I was about halfway through Essays of E.B. White when one piece in particular, “The Ring of Time,” brought me to a halt. I had to pause and look away from the text to protect myself; it was so good it was nearly painful and I exhaled this pathetic little moan of surrender.
White describes his visit to John Ringling North’s circus in Sarasota, 1956. It’s during the off hours—he pays a dollar to visit the grounds and mosey about. Wandering into a drab building, he sees a horse in training, galloping around a ring. A teenage performer arrives for a practice run. She swings herself on and off the horse, does a few basic poses and tricks, and leaves. White sees this and in it, “the world in microcosm.” The girl wears no makeup, spare clothing, feet bare and dusty, but during this routine she embodies the artist in each of us at our most pure, potent state. He understands that “long before the circus comes to town, its most notable performances have already been given.” There are no shiny bells and whistles, only the girl and her raw, masterful movement, void of performance anxiety or polish.
Have you ever been in a relationship intimate enough that they let you watch them work on what they love? Not the concert, but the jam session; not the published novel, but the passage in progress; not the main stage, but the dancer in torn leg warmers—it is exquisite. The artist is his or her most authentic self, attention pulled taut by wholehearted pursuit of the muse and nothing else. It’s exercise; a professional workout to stay sharp with enough relaxed confidence to take risks. I’ve always been fascinated by things like handwritten drafts of classic literature, ballerinas in rehearsal, legendary actors’ old audition tapes.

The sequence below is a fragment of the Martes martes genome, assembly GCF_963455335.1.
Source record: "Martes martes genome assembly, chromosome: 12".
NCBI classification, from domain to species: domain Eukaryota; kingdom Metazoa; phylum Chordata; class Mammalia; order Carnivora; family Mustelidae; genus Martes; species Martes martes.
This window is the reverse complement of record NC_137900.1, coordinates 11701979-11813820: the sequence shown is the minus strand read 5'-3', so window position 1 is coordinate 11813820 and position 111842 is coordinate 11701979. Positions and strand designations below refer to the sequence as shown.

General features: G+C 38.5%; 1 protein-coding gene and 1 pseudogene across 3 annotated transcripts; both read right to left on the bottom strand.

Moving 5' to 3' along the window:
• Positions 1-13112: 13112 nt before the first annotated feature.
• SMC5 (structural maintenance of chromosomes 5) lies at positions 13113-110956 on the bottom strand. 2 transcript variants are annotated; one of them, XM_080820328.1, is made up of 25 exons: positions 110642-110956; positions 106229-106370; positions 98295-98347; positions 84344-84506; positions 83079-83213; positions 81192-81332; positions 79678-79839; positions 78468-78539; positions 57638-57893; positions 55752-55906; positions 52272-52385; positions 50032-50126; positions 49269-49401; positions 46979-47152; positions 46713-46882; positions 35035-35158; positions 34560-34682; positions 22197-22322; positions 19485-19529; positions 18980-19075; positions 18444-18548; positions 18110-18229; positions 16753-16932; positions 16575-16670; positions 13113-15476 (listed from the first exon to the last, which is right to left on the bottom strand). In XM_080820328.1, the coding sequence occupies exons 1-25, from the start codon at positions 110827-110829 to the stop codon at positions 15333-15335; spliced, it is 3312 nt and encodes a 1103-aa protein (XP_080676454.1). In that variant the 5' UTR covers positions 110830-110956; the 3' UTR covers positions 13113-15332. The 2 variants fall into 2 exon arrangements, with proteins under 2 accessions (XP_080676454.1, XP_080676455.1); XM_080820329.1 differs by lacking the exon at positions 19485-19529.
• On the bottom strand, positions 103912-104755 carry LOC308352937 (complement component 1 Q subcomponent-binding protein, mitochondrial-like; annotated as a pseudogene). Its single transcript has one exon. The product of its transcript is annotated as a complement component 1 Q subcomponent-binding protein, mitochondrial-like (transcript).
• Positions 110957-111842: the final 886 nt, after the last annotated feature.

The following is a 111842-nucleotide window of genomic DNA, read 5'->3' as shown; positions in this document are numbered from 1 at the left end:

White watches the room’s sharp corners meld circular as energy and objects conform for a moment. The girl seems to spiral up, up in her “ring of ambition, of happiness, of youth.” There is a transitory timelessness in these rounds—always looping back to the beginning, ever intriguing, ever lasting. But time is never duped; it continues just as the earth rotates firm on its axis, returning us to sunrise but not without another day’s stubborn lines etched onto face.
Have you ridden a ring of your own? If so, then you know the feeling. You are creating and time flies, yet it seems eternal. Love for your craft is focused, satisfied, and insatiable all at once.
“It is the difference between planetary light and the combustion of stars.”
Ok true, when I was in kindergarten and we were told to choose which performer we wanted to be for our little classroom circus, I knew in the depths of my tiny chest that I was the woman standing on horseback. And true, as a child I heaved with sobs during the film Wild Hearts Can’t Be Broken watching blind Sonora embrace her horse. I am, perhaps, predisposed to a tender spot for White’s essay. But nevertheless, I think it speaks to that thing inside each of us, the thing that keeps us ourselves. He humbly states, “It has been ambitious and plucky of me to attempt to describe what is indescribable, and I have failed, as I knew I would.” Failed? If anyone could have captured this concept, it would be E.B. White. I think he got it, caught firm with both hands from flying trapeze.